Timed Drawing Exercise – Bell Pepper with Pastels

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Gettin Sketchy – Drawing a Bell Pepper with Pastels – Season 2 Episode 5

This episode aired live on YouTube on September 16, 2020.

In this timed drawing exercise, we take a look using soft pastels on PastelMat paper to create a drawing of a bell pepper. This sketch is limited to just 45 minutes from start to finish. Due to the nature of soft pastels, I was able to complete the drawing just under the allotted time constraint.

Blocking Colors and Value

The medium that you work with often determines the approach that you take to complete the art. The process of drawing with pastels is very similar to the process of painting with an opaque medium like oils or acrylics. Since pastels can be layered and colors can be covered completely, we can be more liberal in our initial applications. Colors can be blocked in quickly and then refined through additional layers throughout the process.

Blending can be also be used to create smooth transitions of tone and color if so desired. With pastels, it’s perfectly acceptable to use your finger for a quick transition or smudge. However, it should be noted that the paper used for this drawing is PastelMat paper which has a shallow, but strong, tooth. This texture helps to hold the pastel material in place when it is applied, limiting the amount of pastel dust but also the ease of blending.

The Pastel Stick is a Brush

After a rough sketch is completed with a darker pastel pencil, the process of blocking in colors begins. We start with the local observed colors (reds) and then begin pushing the range of value. By layering light and dark tones over our base applications, we can slowly begin creating the illusion of form.

A pastel stick is wide and bulky, especially compared to precise tip of a pencil. It’s best to think of the pastel stick as a brush instead of the tip of a pencil. Typically, a pastel stick is held between the forefinger and the thumb and applications are made using a similar stroke as one would make with a paint brush. Instead of thinking in terms of line, think in terms of shapes of color and value. If you successfully position and match the tone and color, then your resulting drawing will closely resemble your subject.

Here’s a look at the completed drawing…

Pastel drawing of a red bell pepper

Materials for this Pastel Drawing

Just like with any drawing or painting medium, there is a broad spectrum of quality when it comes to soft pastels and pastel surfaces. The quality of the medium and surface that you choose to work with does make a difference in your potential success. In this exercise, premium materials are used. Rembrandt soft pastels are used on PastelMat paper. (The following links are affiliate links which means I make a small commission if you purchase at no additional expense to you.)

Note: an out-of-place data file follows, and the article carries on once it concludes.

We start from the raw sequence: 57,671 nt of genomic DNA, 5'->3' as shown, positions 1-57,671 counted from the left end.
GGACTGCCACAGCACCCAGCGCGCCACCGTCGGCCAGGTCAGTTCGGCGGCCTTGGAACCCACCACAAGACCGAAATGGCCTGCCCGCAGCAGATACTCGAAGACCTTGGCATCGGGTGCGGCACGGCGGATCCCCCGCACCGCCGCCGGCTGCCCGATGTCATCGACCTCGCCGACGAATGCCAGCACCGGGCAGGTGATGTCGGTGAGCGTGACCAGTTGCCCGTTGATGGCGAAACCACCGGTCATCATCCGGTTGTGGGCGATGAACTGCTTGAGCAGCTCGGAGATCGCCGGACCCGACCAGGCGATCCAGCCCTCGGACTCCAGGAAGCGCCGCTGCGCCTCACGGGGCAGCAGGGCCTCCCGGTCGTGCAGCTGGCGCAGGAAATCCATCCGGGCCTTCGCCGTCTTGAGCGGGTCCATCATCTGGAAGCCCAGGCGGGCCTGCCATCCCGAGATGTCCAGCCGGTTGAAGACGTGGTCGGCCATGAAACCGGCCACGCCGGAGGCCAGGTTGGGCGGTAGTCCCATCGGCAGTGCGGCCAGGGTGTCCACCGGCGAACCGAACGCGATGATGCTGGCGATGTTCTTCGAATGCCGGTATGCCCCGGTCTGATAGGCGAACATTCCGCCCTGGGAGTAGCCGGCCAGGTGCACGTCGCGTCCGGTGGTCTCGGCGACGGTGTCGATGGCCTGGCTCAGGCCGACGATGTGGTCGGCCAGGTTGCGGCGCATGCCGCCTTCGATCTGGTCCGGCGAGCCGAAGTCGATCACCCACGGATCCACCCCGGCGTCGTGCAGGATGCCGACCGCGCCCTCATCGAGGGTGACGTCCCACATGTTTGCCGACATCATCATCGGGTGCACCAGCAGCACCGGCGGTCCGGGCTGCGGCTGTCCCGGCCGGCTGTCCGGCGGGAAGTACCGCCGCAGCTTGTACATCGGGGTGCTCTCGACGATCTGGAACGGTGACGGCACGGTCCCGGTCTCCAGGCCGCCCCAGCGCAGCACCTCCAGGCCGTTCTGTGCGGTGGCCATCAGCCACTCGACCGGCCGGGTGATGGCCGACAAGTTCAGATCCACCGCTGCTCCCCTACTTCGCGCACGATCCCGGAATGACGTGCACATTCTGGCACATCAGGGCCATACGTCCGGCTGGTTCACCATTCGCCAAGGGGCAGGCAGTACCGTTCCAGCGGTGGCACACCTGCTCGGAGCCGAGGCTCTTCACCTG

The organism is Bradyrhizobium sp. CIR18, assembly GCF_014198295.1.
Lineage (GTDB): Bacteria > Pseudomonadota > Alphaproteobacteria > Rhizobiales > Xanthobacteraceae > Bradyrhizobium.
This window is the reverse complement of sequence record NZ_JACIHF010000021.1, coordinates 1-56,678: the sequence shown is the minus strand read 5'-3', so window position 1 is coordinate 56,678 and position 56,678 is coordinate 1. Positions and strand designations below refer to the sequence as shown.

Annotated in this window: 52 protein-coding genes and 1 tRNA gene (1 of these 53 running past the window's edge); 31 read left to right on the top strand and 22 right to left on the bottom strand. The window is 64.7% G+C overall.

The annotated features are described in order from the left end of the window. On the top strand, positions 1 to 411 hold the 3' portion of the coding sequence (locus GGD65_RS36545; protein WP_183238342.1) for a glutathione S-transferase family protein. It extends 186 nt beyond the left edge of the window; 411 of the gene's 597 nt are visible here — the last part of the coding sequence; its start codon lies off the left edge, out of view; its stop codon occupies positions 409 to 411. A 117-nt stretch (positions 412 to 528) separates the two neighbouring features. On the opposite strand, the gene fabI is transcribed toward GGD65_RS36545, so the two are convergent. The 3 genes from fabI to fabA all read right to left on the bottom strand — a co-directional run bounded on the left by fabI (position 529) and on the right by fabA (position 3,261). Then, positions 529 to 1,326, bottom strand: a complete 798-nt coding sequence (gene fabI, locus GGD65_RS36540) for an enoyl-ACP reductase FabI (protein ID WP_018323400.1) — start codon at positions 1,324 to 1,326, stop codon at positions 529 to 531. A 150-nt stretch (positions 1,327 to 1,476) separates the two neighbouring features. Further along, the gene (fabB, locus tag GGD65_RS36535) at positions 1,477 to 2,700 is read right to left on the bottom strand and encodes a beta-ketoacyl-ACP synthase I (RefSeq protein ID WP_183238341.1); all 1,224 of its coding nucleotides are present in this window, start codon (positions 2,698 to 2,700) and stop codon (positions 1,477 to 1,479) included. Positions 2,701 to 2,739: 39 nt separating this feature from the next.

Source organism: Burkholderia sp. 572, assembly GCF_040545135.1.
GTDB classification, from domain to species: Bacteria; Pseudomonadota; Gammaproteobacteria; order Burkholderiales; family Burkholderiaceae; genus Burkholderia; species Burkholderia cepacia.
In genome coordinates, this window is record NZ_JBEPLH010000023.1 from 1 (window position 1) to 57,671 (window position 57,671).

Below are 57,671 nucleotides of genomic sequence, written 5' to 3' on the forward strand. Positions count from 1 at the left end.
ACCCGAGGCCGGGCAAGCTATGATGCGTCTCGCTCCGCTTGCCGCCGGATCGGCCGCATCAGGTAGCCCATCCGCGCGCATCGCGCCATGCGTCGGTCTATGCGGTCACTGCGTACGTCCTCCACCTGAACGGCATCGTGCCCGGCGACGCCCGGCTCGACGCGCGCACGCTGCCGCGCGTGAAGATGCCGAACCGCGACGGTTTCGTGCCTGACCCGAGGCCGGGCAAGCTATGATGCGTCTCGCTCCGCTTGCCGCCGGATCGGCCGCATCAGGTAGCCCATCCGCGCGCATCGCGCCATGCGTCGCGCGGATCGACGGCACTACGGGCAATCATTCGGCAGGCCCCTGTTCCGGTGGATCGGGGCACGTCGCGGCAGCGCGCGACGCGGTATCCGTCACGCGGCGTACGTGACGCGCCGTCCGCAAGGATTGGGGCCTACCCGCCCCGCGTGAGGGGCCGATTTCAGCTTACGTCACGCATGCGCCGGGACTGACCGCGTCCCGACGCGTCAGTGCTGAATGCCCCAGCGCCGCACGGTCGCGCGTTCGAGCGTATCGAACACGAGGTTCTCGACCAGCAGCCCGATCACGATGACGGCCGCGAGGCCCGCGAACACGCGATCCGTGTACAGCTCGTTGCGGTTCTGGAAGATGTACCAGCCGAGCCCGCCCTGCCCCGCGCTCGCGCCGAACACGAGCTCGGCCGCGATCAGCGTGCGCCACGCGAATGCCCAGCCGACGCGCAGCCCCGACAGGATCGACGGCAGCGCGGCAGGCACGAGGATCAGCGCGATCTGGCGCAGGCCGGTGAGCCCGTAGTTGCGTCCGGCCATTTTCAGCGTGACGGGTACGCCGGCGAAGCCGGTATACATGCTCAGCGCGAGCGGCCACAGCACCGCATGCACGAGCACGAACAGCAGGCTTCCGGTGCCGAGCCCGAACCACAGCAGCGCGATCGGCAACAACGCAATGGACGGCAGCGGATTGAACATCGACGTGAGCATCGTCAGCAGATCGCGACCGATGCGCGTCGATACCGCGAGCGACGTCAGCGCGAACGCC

There are less expensive alternatives to the materials used in this lesson, but keep in mind that your results will also be different. However, if you’re just starting out and you’re not quite ready to invest in more expensive materials, the following materials are a great place to start…

If you’re interesting in continuing with pastels, here are a few good places to start…

Photo Reference

The reference photo for this exercise comes from Pixabay.com. Here’s a look at the photo reference…

Red Bell Pepper Photo Reference

25 Days to Better Drawings
Learn a new drawing concept and skill every day for 25 days. Each drawing concept taught includes a short drawing exercise (less than one hour) that reinforces the concept taught.


Practice Sketching as Much as You Can

We all know that “practice makes perfect”. For some of us, finding the time to practice is the hard part. We may have the desire to sketch and improve our skills, but finding a little space in a busy schedule can be a challenge. This is where a timed drawing can be your best friend. By setting a defined time frame, you have a better chance of making it work in your schedule. If you don’t finish your drawing in the allotted time, it’s no big deal – at least you got a little practice in. Plus, you can always return to the drawing later and finish it.

So, schedule a little time for yourself, set the timer and get to it. Every drawing that you create is a small step closer to your goal.

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